considers the proof indisputable that the action of the body A is equal to that of B, and that their forces are properly measured by their momenta, which are equal, because their velocities are in the simple inverse ratio of the bodies. Their opponents think it equally proved by the unequal depths to which the pegs have penetrated, that the causes of these effects are unequal, as they find to be the case in their estimation of the forces by the squares of the velocities.
One party is satisfied that equal momenta can resist equal pressures during the same time; the other party attend to the spaces through which the same moving force is exerted, and finding them in the proportion of 2 to 1, are convinced that the vis viva of a body in motion is justly estimated by its magnitude and the square of its velocity jointly.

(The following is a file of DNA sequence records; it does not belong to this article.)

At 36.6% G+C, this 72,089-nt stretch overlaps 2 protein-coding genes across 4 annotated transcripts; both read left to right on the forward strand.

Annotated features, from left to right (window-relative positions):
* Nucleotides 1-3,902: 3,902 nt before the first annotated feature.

The former conception of a quantity dependent on the continuance of a given vis motrix for a certain time may have its use, when correctly applied, in certain philosophical considerations; but the latter idea of a quantity resulting from the same force exerted through a determinate space is of greater practical utility, as it occurs daily in the usual occupations of men; since any quantity of work performed is always appreciated by the extent of effect resulting from their exertions; for it is well known, that the raising any great weight 40 feet would require 4 times as much labour as would be requisite to raise an equal weight to the height of 10 feet, and that in its slow descent the former would produce 4 times the effect of the latter in continuing the motion of any kind of machine. Moreover, if the weights so raised were suffered to fall freely through the heights that have been ascended by means of 4 and of 1 minute's labour, the velocities acquired